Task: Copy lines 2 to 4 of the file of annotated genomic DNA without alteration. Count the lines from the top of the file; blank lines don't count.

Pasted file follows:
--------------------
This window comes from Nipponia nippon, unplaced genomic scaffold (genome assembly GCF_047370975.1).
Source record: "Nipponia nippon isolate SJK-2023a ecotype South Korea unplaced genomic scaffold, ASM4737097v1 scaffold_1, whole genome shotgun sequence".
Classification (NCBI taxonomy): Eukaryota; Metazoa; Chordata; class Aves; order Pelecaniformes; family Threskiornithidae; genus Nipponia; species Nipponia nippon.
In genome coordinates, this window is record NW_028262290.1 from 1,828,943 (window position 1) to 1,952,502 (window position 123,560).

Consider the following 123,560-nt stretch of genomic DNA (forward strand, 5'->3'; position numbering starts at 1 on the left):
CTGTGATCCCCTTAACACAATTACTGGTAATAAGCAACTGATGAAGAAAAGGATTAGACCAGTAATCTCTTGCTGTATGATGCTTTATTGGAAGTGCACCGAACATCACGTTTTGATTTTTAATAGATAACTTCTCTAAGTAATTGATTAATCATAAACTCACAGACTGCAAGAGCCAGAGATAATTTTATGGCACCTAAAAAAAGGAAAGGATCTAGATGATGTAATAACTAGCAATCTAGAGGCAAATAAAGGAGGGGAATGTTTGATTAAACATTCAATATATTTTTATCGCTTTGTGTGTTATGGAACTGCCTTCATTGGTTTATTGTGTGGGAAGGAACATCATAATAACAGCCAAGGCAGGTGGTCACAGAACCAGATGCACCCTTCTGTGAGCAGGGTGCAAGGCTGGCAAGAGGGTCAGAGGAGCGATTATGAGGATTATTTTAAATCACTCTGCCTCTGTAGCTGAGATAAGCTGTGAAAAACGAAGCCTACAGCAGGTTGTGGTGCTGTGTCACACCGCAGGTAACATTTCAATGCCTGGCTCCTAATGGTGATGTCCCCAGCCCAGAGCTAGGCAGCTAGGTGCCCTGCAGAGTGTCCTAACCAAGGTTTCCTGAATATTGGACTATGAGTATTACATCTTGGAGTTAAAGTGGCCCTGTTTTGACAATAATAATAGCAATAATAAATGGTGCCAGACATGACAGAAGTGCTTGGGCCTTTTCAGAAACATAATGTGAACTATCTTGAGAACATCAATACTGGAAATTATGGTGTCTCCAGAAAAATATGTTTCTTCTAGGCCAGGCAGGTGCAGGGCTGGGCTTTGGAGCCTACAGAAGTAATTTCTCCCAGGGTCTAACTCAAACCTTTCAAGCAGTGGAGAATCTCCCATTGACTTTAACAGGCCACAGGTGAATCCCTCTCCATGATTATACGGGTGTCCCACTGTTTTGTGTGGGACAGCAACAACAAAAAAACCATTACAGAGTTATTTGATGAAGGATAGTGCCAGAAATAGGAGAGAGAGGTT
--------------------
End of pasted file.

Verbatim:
Source record: "Nipponia nippon isolate SJK-2023a ecotype South Korea unplaced genomic scaffold, ASM4737097v1 scaffold_1, whole genome shotgun sequence".
Classification (NCBI taxonomy): Eukaryota; Metazoa; Chordata; class Aves; order Pelecaniformes; family Threskiornithidae; genus Nipponia; species Nipponia nippon.
In genome coordinates, this window is record NW_028262290.1 from 1,828,943 (window position 1) to 1,952,502 (window position 123,560).